It’s exciting to have the opportunity to review a play’s world premiere. It’s the script’s first venture into the dangerous land of lights, sound, set and a living, breathing audience. Prior to curtain, I knew very little of the plot of THE LAST DAUGHTER, and thus had no idea what to expect. Two and a half hours later, I left Footlighters pleased and satisfied to have seen a well put-together and solidly written show.
Normally, I avoid including synopses in my reviews for the sake of space and to keep reader interest, but in this case it’s necessary. THE LAST DAUGHTER is a family drama. Shortly after the death of Rosemary Peck to cancer, her loyal son Allen, estranged daughter Maggie, and ex-husband Gene gather in a side room of a New York mortuary to view Rosemary’s video will. Unsurprisingly, she has decided to leave her estate to her adult children, but then she drops a bombshell. She confesses that she is actually Jewish—an Israeli immigrant who has been living a lie all her life. Further, she has made a condition of her will that her estate not be distributed until and unless the last daughter of the Jewish family line, Maggie, travels to Israel to spread her ashes.
Allen and Maggie act out in various emotions—denial, anger, sorrow—until they finally accept the truth that they are Jews. Their attempts to come to terms with this revelation causes strain on their relationship, especially when Maggie initially resists the idea of carrying out the required task, which would result in the estate never being probated.
THE LAST DAUGHTER is penned by local writer, Patricia Cacek. (I wish the playbill had included a bio or playwright’s note identifying her previous work because I’m interested.) She demonstrates a real talent for creating believable characters. Middle-aged Maggie (played enthusiastically here by Andrea Ambs) is a good natured free spirit with a great sense of humor, even (or perhaps especially) during difficult times. She’s single, has no children, and possesses no real sense of purpose, which likely was exacerbated by her falling out with her mother. Her younger brother Allen (suitably portrayed by Carey Rumpf) is a conservative family man, with a (gentile) wife and two children. His rational, serious demeanor runs in direct contrast to his sister, often resulting in their butting heads, to good effect. As the play progresses, more past surprises are unearthed, which drive Maggie to the only sensible resolution.
As mentioned, Cacek writes extremely well. Despite the weightiness of the subject matter, she has interspersed ample jokes and subtle cracks throughout. In another play, this may have been inappropriate, but here the humor blends well with nonconformist Maggie, and keeps the audience interest level high. Overall, Footlighters’ production, aptly directed by David Ben Leavitt, is engaging, featuring a nicely designed set, props and costumes. The performers entertain throughout, and the audience enjoyed numerous unexpected laughs.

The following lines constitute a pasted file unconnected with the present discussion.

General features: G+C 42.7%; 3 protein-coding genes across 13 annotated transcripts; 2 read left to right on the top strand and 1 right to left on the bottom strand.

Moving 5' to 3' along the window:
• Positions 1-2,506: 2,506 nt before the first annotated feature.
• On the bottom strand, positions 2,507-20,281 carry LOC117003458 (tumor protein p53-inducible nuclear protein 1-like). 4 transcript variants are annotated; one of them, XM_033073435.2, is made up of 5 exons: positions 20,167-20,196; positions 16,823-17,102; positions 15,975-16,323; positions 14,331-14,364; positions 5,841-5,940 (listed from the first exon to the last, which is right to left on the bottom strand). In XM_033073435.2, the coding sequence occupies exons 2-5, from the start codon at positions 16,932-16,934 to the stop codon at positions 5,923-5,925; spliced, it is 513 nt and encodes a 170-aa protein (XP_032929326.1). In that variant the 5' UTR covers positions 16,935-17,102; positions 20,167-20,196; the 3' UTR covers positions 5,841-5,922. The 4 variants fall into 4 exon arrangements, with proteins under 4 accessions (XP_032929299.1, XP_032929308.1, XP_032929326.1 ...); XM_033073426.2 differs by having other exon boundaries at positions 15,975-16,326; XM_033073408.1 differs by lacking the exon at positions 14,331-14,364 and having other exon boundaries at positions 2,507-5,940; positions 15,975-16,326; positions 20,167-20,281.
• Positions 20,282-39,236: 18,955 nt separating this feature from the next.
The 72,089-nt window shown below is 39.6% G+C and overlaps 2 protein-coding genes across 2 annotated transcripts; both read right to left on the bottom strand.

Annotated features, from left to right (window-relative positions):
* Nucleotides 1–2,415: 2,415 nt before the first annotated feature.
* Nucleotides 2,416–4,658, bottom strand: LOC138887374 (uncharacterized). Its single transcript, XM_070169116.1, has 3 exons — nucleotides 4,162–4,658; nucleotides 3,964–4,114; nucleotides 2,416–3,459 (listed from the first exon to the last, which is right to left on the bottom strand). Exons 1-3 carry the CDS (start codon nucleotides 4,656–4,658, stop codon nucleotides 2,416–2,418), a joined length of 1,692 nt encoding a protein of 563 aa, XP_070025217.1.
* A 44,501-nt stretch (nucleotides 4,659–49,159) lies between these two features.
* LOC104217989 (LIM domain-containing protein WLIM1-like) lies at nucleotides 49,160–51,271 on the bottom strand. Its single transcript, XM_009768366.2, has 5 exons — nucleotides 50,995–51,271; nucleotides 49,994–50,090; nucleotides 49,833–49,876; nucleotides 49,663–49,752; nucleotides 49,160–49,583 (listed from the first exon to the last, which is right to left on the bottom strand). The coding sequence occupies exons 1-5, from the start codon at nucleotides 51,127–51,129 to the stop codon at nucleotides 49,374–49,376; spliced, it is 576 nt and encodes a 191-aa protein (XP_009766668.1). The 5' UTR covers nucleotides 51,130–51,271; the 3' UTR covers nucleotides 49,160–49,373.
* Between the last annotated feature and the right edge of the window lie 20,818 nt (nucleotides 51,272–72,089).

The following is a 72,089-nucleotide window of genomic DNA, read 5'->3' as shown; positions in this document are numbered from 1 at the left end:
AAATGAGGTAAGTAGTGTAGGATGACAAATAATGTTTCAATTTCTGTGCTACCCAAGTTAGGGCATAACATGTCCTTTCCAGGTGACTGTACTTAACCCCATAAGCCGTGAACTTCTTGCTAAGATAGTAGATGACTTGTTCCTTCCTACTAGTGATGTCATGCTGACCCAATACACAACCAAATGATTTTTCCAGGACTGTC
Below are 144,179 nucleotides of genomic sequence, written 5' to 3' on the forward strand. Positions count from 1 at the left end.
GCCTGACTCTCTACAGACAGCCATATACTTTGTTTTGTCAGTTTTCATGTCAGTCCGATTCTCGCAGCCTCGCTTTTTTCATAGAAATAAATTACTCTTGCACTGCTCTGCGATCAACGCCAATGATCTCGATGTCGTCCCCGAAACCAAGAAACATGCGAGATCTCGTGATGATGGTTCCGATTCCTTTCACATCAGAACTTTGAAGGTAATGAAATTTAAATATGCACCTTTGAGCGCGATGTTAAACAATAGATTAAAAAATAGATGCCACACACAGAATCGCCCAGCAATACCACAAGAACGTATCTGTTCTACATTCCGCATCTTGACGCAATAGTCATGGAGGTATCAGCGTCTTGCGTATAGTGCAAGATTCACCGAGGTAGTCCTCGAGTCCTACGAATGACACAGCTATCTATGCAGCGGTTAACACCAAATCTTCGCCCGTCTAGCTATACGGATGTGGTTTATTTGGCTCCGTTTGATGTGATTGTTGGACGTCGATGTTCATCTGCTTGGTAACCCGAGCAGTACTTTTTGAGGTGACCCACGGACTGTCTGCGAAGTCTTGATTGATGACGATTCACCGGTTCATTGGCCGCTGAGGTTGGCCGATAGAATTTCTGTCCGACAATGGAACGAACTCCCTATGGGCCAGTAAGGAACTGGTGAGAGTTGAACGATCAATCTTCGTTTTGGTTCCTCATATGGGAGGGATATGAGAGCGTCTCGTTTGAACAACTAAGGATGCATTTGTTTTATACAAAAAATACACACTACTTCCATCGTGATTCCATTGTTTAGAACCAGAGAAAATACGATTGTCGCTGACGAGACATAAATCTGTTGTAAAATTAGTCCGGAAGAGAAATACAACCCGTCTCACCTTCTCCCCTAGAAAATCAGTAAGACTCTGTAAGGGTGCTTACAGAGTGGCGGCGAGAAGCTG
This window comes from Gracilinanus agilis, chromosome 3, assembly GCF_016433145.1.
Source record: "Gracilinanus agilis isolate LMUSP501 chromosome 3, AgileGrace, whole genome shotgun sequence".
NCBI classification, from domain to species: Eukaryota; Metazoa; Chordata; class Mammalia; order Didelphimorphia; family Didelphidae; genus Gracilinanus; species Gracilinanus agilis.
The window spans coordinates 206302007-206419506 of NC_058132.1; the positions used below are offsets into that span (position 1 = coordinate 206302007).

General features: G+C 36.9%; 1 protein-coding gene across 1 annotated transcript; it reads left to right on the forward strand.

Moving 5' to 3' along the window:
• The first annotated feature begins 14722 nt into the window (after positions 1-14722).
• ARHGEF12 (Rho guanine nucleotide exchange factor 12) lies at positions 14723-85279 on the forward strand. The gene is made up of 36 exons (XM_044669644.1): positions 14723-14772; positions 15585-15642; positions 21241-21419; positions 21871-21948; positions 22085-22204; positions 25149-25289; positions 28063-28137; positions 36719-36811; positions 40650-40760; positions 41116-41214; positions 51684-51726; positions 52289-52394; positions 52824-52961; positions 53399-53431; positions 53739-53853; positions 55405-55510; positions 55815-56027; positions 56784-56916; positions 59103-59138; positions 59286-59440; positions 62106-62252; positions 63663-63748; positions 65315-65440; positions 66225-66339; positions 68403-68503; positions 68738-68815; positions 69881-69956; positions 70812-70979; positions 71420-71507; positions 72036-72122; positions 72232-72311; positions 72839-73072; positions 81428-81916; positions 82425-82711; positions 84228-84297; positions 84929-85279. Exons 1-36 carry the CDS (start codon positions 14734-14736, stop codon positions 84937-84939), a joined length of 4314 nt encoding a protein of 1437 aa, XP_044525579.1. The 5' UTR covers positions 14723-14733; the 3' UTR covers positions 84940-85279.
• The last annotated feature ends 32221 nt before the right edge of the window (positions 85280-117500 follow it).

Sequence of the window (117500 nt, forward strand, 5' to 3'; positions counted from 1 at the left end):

I do have a few constructive comments. At two and a half hours, I felt the show ran too long for the subject matter it covered, rendering some portions redundant. The majority of the play moved at a good clip, but there were segments where the pacing stalled. This comment is directed primarily at the script itself. I feel thirty minutes could have been trimmed here and there without sacrificing plot or characterization. For example, an early scene between Maggie and her neighbor/boyfriend Sam (James Reese) dragged to some degree. This is no slight to Mr. Reese, but there was very little conflict between his character and Maggie, and his character’s purpose seemed inflated. If Cacek plans to revisit the script, I would take a closer look at this segment in particular.
Also contributing to the longish run time were the slow scene changes. It appears that a second intermission was added simply to cover one of the larger transitions. The primary culprit was the lack of sufficient stage hands. A couple more bodies backstage would have sped the process along.
I’m privileged to be the first reviewer (to my knowledge) to write a piece about this absorbing play. Cacek and Footlighters should be proud of their accomplishment. I hope Cacek continues to workshop and revisit her script because I feel the play, as strong as it currently stands, harbors further untapped potential. THE LAST DAUGHTER is well worth a trip to Berwyn.
THE LAST DAUGHTER
Written by Patricia Cacek
Directed by David Ben Leavitt
January 20 – February 4, 2012
58 Main Avenue
Berwyn, PA 19312